Pierce Fulton Puts His Realest Self Out There on 'Borrowed Lives'

Pierce Fulton
Skyler Greene

Pierce Fulton

Pierce Fulton is finally starting to feel again.

Two months ago, he broke four ribs rib and punctured his lung in a rope swing accident while trying to relax in Canada. He was lucky. He could have broken his back, but he walked away from surgery with intense pain and numbness in his side. The nerve damage has abated, but those aren't the feelings he's focused on.

“I haven't been nervous about things in a long time, and whether it's good or bad, at least I'm feeling something,” Fulton says. “I have no idea how this EP is going to go, and it's my favorite music I've ever made – ever. It's exciting. It could totally destroy my career or it could go really well, and I'm excited for either or.”

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The EP in question is called Borrowed Lives, and it features four tracks Fulton thought would never see the light of day. They toe the line between alternative indie rock and dance pop. They don't feature big shiny drops like “Kuaga,” but they do play in the 128-bpm range as Fulton experiments with what defines "dance music."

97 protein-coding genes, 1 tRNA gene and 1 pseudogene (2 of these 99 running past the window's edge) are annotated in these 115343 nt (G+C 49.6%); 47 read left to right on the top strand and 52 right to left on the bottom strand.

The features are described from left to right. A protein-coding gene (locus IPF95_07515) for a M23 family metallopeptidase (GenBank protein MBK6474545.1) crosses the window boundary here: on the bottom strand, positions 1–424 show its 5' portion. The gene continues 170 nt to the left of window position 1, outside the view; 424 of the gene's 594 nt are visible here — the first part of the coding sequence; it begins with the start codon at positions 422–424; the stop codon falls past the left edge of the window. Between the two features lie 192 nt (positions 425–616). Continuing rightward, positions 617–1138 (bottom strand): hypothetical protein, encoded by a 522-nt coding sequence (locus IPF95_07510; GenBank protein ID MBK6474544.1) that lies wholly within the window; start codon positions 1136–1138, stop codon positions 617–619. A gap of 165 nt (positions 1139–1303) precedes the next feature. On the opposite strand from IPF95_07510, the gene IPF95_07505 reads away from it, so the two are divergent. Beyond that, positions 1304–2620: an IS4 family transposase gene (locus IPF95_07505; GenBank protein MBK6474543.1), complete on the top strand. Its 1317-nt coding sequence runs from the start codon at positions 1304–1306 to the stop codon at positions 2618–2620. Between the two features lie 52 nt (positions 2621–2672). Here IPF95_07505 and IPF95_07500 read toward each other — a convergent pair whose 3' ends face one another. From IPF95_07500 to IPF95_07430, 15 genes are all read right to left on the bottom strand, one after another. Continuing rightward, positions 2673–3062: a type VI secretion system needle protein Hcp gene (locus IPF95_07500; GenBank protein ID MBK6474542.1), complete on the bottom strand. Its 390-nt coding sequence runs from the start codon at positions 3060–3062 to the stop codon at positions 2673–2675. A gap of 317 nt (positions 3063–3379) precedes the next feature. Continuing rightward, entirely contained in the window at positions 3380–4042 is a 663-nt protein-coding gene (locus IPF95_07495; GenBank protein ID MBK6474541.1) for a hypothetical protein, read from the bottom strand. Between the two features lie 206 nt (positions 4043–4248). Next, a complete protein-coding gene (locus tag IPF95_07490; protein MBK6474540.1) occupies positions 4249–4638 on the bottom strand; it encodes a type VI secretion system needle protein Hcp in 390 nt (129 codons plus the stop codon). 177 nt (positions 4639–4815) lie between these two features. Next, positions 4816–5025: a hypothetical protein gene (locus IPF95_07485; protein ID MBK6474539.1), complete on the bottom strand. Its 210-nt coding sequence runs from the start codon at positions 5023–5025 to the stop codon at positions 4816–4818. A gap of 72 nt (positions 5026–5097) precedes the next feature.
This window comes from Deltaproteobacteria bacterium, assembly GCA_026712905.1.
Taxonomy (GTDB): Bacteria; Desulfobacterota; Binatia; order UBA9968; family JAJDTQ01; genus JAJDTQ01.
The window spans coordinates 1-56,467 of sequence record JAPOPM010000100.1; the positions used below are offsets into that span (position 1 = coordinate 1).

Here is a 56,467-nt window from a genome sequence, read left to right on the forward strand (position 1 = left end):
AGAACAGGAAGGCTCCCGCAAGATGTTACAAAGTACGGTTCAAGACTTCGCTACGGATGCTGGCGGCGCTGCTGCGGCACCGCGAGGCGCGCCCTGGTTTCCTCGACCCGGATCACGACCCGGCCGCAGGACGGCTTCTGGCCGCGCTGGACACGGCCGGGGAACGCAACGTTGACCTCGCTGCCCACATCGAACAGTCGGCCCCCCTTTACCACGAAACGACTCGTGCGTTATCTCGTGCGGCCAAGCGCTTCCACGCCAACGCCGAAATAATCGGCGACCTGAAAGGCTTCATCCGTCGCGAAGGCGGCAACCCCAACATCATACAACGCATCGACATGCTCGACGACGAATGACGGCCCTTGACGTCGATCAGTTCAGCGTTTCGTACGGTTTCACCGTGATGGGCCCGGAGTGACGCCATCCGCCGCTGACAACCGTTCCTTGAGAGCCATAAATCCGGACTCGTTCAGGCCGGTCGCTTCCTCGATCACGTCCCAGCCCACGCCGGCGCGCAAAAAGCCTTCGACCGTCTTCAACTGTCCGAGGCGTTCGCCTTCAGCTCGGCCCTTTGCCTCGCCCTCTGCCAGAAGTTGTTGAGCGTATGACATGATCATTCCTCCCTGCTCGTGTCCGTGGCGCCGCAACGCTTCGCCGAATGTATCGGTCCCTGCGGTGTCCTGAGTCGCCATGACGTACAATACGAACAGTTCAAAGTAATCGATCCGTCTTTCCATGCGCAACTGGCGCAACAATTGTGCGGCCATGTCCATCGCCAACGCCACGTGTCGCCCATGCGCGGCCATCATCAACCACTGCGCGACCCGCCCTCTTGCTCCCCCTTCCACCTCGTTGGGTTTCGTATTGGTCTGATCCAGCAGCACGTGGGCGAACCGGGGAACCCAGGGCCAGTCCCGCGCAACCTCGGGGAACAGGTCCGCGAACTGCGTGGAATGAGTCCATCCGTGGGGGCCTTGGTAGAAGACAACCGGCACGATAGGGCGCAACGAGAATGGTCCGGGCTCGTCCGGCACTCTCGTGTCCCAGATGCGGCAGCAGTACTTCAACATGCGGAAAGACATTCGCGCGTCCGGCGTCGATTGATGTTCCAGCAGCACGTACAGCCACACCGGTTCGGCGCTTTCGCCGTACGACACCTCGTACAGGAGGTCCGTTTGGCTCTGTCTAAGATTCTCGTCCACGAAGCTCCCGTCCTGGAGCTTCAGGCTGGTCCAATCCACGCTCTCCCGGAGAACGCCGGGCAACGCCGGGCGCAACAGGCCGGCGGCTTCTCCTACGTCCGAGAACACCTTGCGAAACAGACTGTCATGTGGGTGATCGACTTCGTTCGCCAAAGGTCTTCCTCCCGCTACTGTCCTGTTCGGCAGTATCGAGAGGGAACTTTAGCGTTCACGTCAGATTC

“I'm not trying to push myself into a new territory or step far away from where I've been,” Fulton says, “I'm just trying to make music that I'm happy with that sounds fun.”

First single “Make Me Blue” seems to be a good step forward, although it's actually Fulton's least favorite of the four. He was forced to record the second verse with his ribs broken. In fact, most of the EP was made from rough first takes, since his injury left him unable to do much else, but the producer thinks that may have ended up being all the better.

“I've realized more and more that usually the first take of anything is most likely the best,” he says. “When you overthink things, revise them a lot, sometimes it hurts you in the end.”

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For his next single, Fulton chose the title track, “Borrowed Live,” featuring his buddy NVDES. It's a playful tune that tells the tale of a man who wakes up bored with his average life. He realizes he can't change his life now, but if he can't escape his own fish bowl existence, he might as well free his pet fish into the ocean, and that's just what he does.

It's a track made completely on physical instruments, mostly guitars and synths and a four-string dulcimer guitar.

“It came together in two hours,” Fulton says. “It's a really fun song. Actually, it's my favorite song I've ever made.”

Fulton hopes his audience accepts his new direction, and that he can eventually put together a proper live performance to showcase the sound. Borrowed Lives comes out Friday, July 22.